Ice in His Veins

Upon entering the cave, I become immediately wary of its integrity. It would be a rather foolish way to go. This apprehension endures for all of two minutes, however,
as the mind, seemingly bored by its own alarm, begins to wander. Few profound thoughts emerge, aside from the somewhat flaccid observation that being inside an ice cave is vaguely like standing inside an Iittala glass. After another two minutes, the unease has dissipated completely, and later, I find myself following our guide deeper and deeper into the darkness, utterly devoid of any reservations.

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Churning Onward

Gunnar Birgisson’s journey as an entrepreneur has seen many unexpected detours. As the CEO of Reykjavik Creamery – an American dairy processing plant located in Newville, Pennsylvania – Gunnar’s story spans both continents and conmen, bringing him from Akureyri to Denmark to California in search of a way into the US dairy industry, where he would eventually carve himself a niche specialising in skyr production using ultra-filtration technology – the natural way to optimise the nutritional value of fermented dairy products.

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Friðrik Gíslason. Westman Islands

The Westman Islands Army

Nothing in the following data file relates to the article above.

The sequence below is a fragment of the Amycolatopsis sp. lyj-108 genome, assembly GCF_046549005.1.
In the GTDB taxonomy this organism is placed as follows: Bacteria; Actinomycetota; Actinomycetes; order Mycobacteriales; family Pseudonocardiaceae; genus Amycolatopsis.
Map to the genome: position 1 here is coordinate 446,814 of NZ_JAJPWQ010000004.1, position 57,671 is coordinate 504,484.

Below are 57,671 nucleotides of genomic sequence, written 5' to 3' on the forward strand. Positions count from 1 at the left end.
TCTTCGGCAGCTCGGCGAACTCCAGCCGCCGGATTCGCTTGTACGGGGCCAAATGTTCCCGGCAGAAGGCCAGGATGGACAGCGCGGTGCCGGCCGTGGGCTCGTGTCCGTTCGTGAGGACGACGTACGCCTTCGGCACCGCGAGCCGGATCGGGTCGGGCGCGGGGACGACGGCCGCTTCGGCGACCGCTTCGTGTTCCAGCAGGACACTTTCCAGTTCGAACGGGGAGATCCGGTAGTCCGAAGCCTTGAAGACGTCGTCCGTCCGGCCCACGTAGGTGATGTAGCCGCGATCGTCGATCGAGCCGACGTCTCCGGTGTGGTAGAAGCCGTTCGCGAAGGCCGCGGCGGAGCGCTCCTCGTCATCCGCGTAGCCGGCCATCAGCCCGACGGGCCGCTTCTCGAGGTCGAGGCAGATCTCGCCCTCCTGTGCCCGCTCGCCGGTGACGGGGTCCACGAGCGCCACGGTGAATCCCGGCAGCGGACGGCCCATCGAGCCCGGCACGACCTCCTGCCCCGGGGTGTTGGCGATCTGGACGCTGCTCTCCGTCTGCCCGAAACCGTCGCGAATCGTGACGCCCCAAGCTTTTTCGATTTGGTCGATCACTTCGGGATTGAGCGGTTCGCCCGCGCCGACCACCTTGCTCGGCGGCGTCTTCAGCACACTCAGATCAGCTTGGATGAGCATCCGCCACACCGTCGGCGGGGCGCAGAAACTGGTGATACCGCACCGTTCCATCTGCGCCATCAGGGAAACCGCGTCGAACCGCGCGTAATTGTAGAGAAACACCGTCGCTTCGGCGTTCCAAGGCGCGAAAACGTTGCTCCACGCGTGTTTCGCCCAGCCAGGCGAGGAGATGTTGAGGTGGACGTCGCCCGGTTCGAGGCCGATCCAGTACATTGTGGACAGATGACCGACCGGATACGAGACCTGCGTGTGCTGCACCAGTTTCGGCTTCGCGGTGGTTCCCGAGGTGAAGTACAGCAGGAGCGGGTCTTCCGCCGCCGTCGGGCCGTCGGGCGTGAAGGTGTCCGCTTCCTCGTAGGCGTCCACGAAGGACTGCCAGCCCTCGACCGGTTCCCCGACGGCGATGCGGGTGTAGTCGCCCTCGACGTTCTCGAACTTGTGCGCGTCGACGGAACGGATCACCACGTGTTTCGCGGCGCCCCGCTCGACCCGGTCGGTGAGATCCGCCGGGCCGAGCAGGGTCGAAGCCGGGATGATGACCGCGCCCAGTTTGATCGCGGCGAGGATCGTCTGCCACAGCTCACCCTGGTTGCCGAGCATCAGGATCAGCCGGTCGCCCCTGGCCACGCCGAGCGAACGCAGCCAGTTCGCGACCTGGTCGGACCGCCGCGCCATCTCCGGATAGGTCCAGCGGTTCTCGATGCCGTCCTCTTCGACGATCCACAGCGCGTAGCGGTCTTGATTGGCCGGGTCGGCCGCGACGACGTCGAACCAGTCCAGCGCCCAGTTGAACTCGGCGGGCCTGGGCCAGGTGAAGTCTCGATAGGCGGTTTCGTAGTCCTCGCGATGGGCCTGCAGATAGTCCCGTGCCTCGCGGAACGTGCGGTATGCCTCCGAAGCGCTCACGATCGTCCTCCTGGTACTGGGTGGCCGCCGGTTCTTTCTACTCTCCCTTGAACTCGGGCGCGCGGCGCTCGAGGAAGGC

Iceland’s largest town throughout the pre-modern period was not Reykjavík, which for most of its history was little more than a collection of small farms. One of its largest was Heimaey, or “Home Island,” in the Westman Islands archipelago, just off the south coast. The first Icelandic census of 1703 shows only 318 people living […]

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Elín Elísabet Einarsdóttir

Wielding Narrative

History is a fairly new academic subject in Iceland, having first entered into university curriculums in the 1970s. The discipline is a form of intellectual time travel that puts historians in charge of bringing information from past to present – a task made immediately more complicated by the distortion of context. Put simply: history is […]

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Helga Páley Friðþjófsdóttir

The Dwarf with the Ear

People who travel through space often have poor digestion because their internal clock gets thrown off mid-air. Time travellers such as myself on the other hand, get a ringing in their ears, sometimes long before we even set off. The ringing is constant, a sign of our continual desire to exit the moment. You can […]

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baby swimming

A Splash of Happiness

Long before I got pregnant, I heard about parents in Iceland taking their newborns swimming from a colleague of mine who joined baby swimming classes with her infant. She shared her experiences online, and in one of her videos, her four-month- old son stood unaided in the hands of his swim teacher. I was intrigued; […]